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Nettles v. Waltz

United States District Court, E.D. Missouri, Eastern Division

July 17, 2018

DEMETRIOUS NETTLES, Plaintiff,
v.
MATTHEW WALTZ, et al., Defendants,

          MEMORANDUM AND ORDER

          JOHN A. CROSS, UNITED STATES DISTRICT JUDGE

         This matter comes before the Court on the motion of plaintiff Demetrious Nettles for leave to commence this civil action without prepayment of the required filing fee. (Docket No. 2). Having reviewed the motion and the financial information submitted in support, the Court has determined that plaintiff lacks sufficient funds to pay the filing fee and will be granted leave to proceed in forma pauperis. See 28 U.S.C. § 1915(a). Furthermore, for the reasons set forth below, the Court will dismiss plaintiffs complaint as frivolous. See 28 U.S.C. § 1915(e)(2)(B).

         Legal Standard on Initial Review

         Under 28 U.S.C. § 1915(e)(2), the Court is required to dismiss a complaint filed in forma pauperis if it is frivolous, malicious, or fails to state a claim upon which relief can be granted. To state a claim for relief under 42 U.S.C. § 1983, a complaint must plead more than "legal conclusions" and "[t]hreadbare recitals of the elements of a cause of action [that are] supported by mere conclusory statements." Ashcroft v. Iqbal, 556 U.S. 662, 678 (2009). A plaintiff must demonstrate a plausible claim for relief, which is more than a "mere possibility of misconduct." Id. at 679. "A claim has facial plausibility when the plaintiff pleads factual content that allows the court to draw the reasonable inference that the defendant is liable for the misconduct alleged." Id. at 678. Determining whether a complaint states a plausible claim for relief is a context-specific task that requires the reviewing court to draw upon judicial experience and common sense. Id. at 679.

         When reviewing a pro se complaint under § 1915(e)(2), the Court must give it the benefit of a liberal construction. Haines v. Kerner, 404 U.S. 519, 520 (1972). A "liberal construction" means that if the essence of an allegation is discernible, the district court should construe the plaintiffs complaint in a way that permits his or her claim to be considered within the proper legal framework. Solomon v. Petray, 795 F.3d 777, 787 (8th Cir. 2015). However, even pro se complaints are required to allege facts which, if true, state a claim for relief as a matter of law. Martin v. Aubuchon, 623 F.2d 1282, 1286 (8th Cir. 1980); see also Stone v. Harry, 364 F.3d 912, 914-15 (8th Cir. 2004) (federal courts are not required to "assume facts that are not alleged, just because an additional factual allegation would have formed a stronger complaint"). In addition, affording a pro se complaint the benefit of a liberal construction does not mean that procedural rules in ordinary civil litigation must be interpreted so as to excuse mistakes by those who proceed without counsel. See McNeil v. United States, 508 U.S. 106, 113 (1993).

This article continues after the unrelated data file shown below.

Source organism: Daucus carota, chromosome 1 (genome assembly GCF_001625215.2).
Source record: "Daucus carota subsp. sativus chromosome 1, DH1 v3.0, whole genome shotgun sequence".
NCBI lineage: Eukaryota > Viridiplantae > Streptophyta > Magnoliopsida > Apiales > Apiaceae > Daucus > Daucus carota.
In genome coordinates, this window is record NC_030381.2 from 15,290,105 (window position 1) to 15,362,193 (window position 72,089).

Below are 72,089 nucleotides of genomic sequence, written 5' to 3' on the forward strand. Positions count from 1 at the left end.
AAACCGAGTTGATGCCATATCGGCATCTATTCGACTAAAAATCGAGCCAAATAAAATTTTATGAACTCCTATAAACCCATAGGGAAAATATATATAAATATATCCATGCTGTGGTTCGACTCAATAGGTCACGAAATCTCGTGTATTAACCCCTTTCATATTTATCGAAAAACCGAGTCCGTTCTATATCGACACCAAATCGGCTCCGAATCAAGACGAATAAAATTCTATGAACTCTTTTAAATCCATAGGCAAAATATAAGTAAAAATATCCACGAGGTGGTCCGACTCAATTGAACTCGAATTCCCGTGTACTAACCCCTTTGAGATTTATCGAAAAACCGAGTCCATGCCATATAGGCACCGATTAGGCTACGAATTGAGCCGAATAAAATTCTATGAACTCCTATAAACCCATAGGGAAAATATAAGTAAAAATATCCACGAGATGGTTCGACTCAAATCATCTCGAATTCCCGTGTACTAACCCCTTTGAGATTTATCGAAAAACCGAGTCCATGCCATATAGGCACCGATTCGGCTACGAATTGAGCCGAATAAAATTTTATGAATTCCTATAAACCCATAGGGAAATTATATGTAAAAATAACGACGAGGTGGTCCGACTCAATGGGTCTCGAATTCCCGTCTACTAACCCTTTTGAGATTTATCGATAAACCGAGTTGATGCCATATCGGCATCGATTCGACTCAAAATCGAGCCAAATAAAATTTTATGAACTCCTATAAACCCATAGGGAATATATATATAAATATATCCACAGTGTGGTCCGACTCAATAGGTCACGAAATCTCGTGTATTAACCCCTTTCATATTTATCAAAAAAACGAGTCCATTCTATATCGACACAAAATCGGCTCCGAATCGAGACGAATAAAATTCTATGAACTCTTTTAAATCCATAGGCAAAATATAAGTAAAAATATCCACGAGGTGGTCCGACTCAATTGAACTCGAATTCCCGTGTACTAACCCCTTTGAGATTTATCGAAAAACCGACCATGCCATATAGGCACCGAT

The Complaint

         Plaintiff is a non-prisoner pro se filer. His complaint names public defender Matthew Waltz, prosecuting attorney Steve Capizzi, and Judge Dawn Allen as defendants. His statement of claim consists of a single sentence, only part of which is legible: "Federal obstruction of justice no [indecipherable] [indecipherable]." (Docket No. 1 at 5). Nothing else is contained within his statement of claim. As for the basis of jurisdiction, plaintiff cites to the First Amendment right to have freedom of religion, speech, and expression, and to be free from religious persecution. (Docket No. 1 at 4). He also lists the Fourth Amendment, the Sixth Amendment, the Ninth Amendment, the Fourteenth Amendment, and the right to bear arms as the sources of the constitutional issues present in this case. For relief, plaintiff seeks: "Annullments [sic]. Settlements." (Docket No. 1 at 5). He also indicates in his complaint that he is claiming actual and punitive damages; however, he does not provide the amount that he is seeking. (Docket No. 1 at 6).